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  1. Hermann Von Helmholtz: The Problem of Kantian Influence.S. P. Fullinwider - 1990 - Studies in History and Philosophy of Science Part A 21 (1):41-55.
  • Simulated Experiments: Methodology for a Virtual World.Winsberg Eric - 2003 - Philosophy of Science 70 (1):105-125.
    This paper examines the relationship between simulation and experiment. Many discussions of simulation, and indeed the term "numerical experiments," invoke a strong metaphor of experimentation. On the other hand, many simulations begin as attempts to apply scientific theories. This has lead many to characterize simulation as lying between theory and experiment. The aim of the paper is to try to reconcile these two points of viewto understand what methodological and epistemological features simulation has in common with experimentation, while at the (...)
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  • The Natural and the Normative: Theories of Spatial Perception From Kant to Helmholtz.Gary HATFIELD - 1990 - Cambridge: MIT Press.
    Gary Hatfield examines theories of spatial perception from the seventeenth to the nineteenth century and provides a detailed analysis of the works of Kant and Helmholtz, who adopted opposing stances on whether central questions about spatial perception were fully amenable to natural-scientific treatment. At stake were the proper understanding of the relationships among sensation, perception, and experience, and the proper methodological framework for investigating the mental activities of judgment, understanding, and reason issues which remain at the core of philosophical psychology (...)
  • Helmholtz’s Zeichentheorie and Schlick’s Allgemeine Erkenntnislehre: Early Logical Empiricism and Its Nineteenth-Century Background.Michael Friedman - 1997 - Philosophical Topics 25 (2):19-50.
  • The Ohm-Seebeck Dispute, Hermann von Helmholtz, and the Origins of Physiological Acoustics.R. Steven Turner - 1977 - British Journal for the History of Science 10 (1):1-24.
    The term ‘Ohm's law’ traditionally denotes the formula of Georg Simon Ohm relating voltage, current, and resistance in metallic conductors. But to students of sensory physiology and its history, ‘Ohm's law’ also denotes another relationship: the fundamental principle of auditory perception that Ohm announced in 1843. This aspect of Ohm's science has attracted very little attention, partly because his galvanic researches so thoroughly eclipsed it in success and importance, and partly because Ohm's work in physiological acoustics had so little immediate (...)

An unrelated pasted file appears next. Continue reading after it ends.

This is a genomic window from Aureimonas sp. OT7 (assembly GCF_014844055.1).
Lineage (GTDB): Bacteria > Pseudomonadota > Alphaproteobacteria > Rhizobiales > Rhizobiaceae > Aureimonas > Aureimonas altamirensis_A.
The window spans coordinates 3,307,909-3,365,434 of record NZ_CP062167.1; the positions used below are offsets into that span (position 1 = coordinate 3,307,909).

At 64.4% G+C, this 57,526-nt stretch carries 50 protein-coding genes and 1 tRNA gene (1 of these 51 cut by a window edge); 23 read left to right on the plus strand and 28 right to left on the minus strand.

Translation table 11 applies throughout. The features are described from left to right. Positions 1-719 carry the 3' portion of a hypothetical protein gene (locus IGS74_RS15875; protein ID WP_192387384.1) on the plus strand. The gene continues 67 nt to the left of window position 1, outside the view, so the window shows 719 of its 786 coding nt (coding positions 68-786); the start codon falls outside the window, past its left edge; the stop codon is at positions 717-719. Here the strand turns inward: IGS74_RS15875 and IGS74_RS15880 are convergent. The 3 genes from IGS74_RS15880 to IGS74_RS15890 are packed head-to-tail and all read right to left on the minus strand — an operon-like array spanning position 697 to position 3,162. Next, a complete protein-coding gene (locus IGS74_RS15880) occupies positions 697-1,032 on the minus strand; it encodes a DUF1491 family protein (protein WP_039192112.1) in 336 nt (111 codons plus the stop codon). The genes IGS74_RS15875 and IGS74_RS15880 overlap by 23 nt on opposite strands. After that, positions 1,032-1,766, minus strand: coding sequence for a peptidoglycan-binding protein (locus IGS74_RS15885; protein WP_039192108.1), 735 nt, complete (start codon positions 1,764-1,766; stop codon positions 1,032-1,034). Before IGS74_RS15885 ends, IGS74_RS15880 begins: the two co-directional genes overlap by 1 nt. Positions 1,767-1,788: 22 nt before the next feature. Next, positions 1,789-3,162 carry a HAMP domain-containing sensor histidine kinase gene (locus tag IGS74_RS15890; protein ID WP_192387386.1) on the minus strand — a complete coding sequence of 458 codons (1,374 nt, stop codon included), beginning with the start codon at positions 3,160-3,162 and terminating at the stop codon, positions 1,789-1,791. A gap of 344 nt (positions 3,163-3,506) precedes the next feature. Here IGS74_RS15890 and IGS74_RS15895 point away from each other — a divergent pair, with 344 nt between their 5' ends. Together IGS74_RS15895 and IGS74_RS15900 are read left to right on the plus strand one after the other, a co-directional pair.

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  • Helmholtz and Classicism: The Science of Aesthetics and the Aesthetics of Science.Gary Hatfield - 1993 - In David Cahan (ed.), Hermann von Helmholtz and the Foundations of Nineteenth-Century Science. University of California Press. pp. 522--58.
    This chapter examines the Helmholtz's changing conceptions of the relation between scientific cognition (the thought processes of the investigator) and artistic cognition. It begins with two case studies: Helmholtz's application of sensory physiology and psychology respectively to music and to painting. Consideration of these concrete cases leads to Helmholtz's account of the methodology of aesthetics, and specifically to his formulation of the distinction between the *Geisteswissenschaften* and *Naturwissenschaften*. It then examines the development of his comparative account of the thought processes (...)
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  • Sensation and Perception in the History of Experimental Psychology.Edwin G. Boring - 1944 - Journal of Philosophy 41 (12):334-335.
  • Hermann Von Helmholtz and the Foundations of Nineteenth-Century Science.David Cahan (ed.) - 1993 - University of California Press.
    David Cahan has assembled an outstanding group of European and North American historians of science and philosophy for this intellectual biography of Helmholtz, ...
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  • Conditio Sine Qua Non? Zuordnung in the Early Epistemologies of Cassirer and Schlick.T. A. Ryckman - 1991 - Synthese 88 (1):57 - 95.
    In early major works, Cassirer and Schlick differently recast traditional doctrines of the concept and of the relation of concept to intuitive content along the lines of recent epistemological discussions within the exact sciences. In this, they attempted to refashion epistemology by incorporating as its basic principle the notion of functional coordination, the theoretical sciences' own methodological tool for dispensing with the imprecise and unreliable guide of intuitive evidence. Examining their respective reconstructions of the theory of knowledge provides an axis (...)
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